When we think of milestones, we normally think about the positives: how happy you are during your college graduation, the friends and family celebrating your 30th birthday, the smiles you and your significant other exchange on your wedding day, the excitement when you open the door to your new house…

What we often forget but is equally important is that some milestones—happy and sad ones—can stress out our bodies.

While it is important to celebrate milestones (such as a work promotion) and grieve others (like a breakup or divorce), you need to consider how to take care of your body during these stressful times.

Read on to learn about 3 specific milestones and how you can prevent your body from going into chaos while you are going through these transitions.

1. Moving to College

You (or your child) got accepted into their college of choice—however it is half way across the country.

Moving to college is inevitable. If you are the parent, you want your child to enjoy their college experience, but are nervous that you can’t be there to prevent your child from making the wrong choices.

If you are the college student, you are excited about the new change but, more often than not, this is the first major separation from your loved ones and what you have grown up with.

How to Deal with the Stress

Don’t ignore the stress; face it. Deep breath through the anxiety. This increases the oxygen in your body. Also, do physical activities—like jogging or a sport—to increase your endorphins and boost your mood.

While naturally you will feel stress, don’t put yourself in positions that will increase it. If you are the parent, help your child pack at least a week before the move-in date. That way, you have time to buy any necessities your child may not have. (Here is one of several college shipping services.)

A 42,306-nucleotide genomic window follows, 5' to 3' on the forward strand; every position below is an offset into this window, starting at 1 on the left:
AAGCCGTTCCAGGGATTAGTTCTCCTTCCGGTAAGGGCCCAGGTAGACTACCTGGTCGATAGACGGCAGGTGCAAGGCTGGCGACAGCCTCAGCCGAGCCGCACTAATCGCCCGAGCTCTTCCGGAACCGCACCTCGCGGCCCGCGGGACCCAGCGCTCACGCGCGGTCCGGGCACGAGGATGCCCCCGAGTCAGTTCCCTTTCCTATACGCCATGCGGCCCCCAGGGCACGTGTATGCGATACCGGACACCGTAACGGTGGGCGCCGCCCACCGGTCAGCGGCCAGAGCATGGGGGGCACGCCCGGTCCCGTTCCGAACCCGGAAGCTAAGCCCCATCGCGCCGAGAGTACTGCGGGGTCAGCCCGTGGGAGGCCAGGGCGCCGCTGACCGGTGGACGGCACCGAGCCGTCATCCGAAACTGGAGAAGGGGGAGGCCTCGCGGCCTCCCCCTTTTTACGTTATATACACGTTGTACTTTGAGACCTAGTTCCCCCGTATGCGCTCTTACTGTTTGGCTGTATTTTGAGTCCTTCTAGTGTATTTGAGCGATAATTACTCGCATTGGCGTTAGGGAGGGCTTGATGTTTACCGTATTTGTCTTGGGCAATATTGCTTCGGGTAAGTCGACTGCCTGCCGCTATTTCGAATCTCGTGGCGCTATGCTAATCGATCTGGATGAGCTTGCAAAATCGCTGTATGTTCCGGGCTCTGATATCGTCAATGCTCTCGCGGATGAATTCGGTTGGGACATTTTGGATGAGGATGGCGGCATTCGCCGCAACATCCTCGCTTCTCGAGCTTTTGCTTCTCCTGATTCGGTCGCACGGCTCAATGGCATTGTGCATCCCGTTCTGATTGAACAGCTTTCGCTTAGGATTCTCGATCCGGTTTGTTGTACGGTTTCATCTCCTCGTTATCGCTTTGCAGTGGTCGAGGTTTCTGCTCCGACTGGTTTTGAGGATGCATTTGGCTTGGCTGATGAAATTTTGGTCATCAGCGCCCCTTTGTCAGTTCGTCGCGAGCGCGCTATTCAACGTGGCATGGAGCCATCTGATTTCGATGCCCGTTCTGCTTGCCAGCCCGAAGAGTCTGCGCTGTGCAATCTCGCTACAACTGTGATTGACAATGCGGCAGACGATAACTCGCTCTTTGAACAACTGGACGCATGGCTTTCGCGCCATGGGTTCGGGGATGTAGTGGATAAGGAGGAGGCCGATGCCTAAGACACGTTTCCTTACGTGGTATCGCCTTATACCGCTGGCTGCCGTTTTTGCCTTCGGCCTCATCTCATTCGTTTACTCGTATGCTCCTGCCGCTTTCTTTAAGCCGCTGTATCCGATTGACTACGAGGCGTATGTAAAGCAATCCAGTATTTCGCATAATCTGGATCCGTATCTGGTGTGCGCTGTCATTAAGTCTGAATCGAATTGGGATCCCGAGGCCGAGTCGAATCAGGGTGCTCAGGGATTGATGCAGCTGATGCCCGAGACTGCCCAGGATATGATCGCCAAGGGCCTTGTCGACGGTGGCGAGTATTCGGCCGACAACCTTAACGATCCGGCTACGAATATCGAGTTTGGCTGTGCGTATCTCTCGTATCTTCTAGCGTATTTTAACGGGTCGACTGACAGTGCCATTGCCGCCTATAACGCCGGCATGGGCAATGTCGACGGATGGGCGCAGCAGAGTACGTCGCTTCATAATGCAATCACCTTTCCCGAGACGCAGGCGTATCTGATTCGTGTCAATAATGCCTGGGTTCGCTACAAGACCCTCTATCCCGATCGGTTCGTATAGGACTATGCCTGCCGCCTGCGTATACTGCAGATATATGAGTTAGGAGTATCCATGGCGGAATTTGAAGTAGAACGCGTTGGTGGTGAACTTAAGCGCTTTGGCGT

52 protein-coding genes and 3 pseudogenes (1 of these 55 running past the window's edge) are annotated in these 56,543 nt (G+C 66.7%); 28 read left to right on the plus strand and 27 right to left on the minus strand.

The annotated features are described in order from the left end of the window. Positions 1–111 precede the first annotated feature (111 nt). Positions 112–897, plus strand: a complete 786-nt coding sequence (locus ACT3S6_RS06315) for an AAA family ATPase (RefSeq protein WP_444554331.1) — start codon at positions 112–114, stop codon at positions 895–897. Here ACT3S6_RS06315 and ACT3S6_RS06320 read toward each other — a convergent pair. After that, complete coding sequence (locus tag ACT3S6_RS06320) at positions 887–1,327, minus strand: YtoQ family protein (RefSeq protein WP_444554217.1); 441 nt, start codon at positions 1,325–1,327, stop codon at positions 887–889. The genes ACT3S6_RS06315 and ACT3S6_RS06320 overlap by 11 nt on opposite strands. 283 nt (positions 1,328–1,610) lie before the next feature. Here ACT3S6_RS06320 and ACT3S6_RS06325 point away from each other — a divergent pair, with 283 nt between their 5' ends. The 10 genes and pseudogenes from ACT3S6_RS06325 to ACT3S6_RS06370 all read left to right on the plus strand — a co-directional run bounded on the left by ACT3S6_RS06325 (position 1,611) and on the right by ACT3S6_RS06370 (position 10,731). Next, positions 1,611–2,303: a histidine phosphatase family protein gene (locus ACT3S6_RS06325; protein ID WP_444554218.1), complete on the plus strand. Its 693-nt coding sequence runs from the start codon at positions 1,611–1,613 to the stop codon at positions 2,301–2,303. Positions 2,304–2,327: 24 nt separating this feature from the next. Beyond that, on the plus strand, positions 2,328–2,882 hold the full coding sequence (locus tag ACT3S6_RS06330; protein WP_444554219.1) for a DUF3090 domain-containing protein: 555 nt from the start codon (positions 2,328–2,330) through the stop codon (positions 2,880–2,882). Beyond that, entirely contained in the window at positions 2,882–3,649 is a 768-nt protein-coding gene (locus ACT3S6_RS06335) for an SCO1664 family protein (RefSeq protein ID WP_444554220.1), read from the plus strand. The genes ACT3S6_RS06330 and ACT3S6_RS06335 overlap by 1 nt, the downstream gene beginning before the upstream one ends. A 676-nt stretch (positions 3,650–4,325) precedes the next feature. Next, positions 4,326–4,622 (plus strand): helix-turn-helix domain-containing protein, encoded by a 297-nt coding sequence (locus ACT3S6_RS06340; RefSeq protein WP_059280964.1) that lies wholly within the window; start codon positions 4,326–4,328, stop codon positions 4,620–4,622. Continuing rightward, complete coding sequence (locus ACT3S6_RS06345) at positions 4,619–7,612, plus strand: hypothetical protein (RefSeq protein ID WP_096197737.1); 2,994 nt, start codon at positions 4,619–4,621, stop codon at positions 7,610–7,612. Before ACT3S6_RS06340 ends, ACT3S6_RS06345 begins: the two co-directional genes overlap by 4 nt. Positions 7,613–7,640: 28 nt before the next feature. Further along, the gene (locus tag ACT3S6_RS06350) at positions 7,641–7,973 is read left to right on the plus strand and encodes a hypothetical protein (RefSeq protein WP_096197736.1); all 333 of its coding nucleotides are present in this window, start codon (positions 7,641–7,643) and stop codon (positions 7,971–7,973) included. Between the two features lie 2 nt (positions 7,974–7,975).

2. Buying a New House

Escrow is over. Congratulations! You are going to be moving into your new house! While this is reason to celebrate, the many more steps that lay ahead can be stressful: hiring movers, packing, etc.

How to Deal with the Stress

Start making a list of everything that needs to get done. Prioritize, making items requiring immediate attention first, and then go from there.

You may feel confused that your body is stressed, especially since it is such a positive time. What you want to do when you notice your body feeling stress—going into fight or flight mode—is to focus on your exterior surrounding.

Notice the wind blowing the leaves, the birds flying in the sky, the way your hair feels on your shoulder, etc.

What you are doing is providing a minor distraction so your body can find relief. At the same time, you want to acknowledge the stress. Set aside some time in your day for mediation and/or yoga so you are on your A game (or close to it) when dealing with the moving details.

3. Getting a Divorce

Getting a divorce is one of the most stressful situations in life—a Psychology Today article even states that, for some, it is the most stressful experience they will ensure in their lives.

There may be more stress involved than in a non-marriage-bound breakup since there was a higher level of commitment. Also, if you have children, you may be worried about their health and how they are transitioning.

How to Deal with the Stress

Psychology Today recommends to join a support group, break up large tasks into smaller ones, and work towards acceptance while not ignoring the anger and sadness in your body. (If you are 65 or older, this may be a time to consider what is Medicare all about.)  

Final Thoughts

These milestones, while allowing you to turn a leaf can also increase your stress levels. Consider seeing a therapist, confiding in trusted friends and family, and staying on top of your health. What other ways can you help your body with these types of stresses? Leave a comment. 

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